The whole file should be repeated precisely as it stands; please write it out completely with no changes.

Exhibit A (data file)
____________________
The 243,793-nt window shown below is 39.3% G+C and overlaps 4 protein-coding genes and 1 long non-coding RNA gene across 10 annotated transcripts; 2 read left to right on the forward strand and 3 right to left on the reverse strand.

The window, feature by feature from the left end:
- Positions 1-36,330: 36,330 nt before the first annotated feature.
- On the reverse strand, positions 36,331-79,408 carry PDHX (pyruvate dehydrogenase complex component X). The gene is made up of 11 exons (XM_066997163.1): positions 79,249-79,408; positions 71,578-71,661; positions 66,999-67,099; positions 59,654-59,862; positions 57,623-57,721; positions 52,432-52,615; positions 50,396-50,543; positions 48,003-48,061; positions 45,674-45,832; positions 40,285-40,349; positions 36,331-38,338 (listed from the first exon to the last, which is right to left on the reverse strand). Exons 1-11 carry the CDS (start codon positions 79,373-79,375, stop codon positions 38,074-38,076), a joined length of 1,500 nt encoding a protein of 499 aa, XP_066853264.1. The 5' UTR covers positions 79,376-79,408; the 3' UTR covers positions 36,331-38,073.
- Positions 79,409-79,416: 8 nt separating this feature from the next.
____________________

The 243,793-nt window shown below is 39.3% G+C and overlaps 4 protein-coding genes and 1 long non-coding RNA gene across 10 annotated transcripts; 2 read left to right on the forward strand and 3 right to left on the reverse strand.

The window, feature by feature from the left end:
- Positions 1-36,330: 36,330 nt before the first annotated feature.
- On the reverse strand, positions 36,331-79,408 carry PDHX (pyruvate dehydrogenase complex component X). The gene is made up of 11 exons (XM_066997163.1): positions 79,249-79,408; positions 71,578-71,661; positions 66,999-67,099; positions 59,654-59,862; positions 57,623-57,721; positions 52,432-52,615; positions 50,396-50,543; positions 48,003-48,061; positions 45,674-45,832; positions 40,285-40,349; positions 36,331-38,338 (listed from the first exon to the last, which is right to left on the reverse strand). Exons 1-11 carry the CDS (start codon positions 79,373-79,375, stop codon positions 38,074-38,076), a joined length of 1,500 nt encoding a protein of 499 aa, XP_066853264.1. The 5' UTR covers positions 79,376-79,408; the 3' UTR covers positions 36,331-38,073.
- Positions 79,409-79,416: 8 nt separating this feature from the next.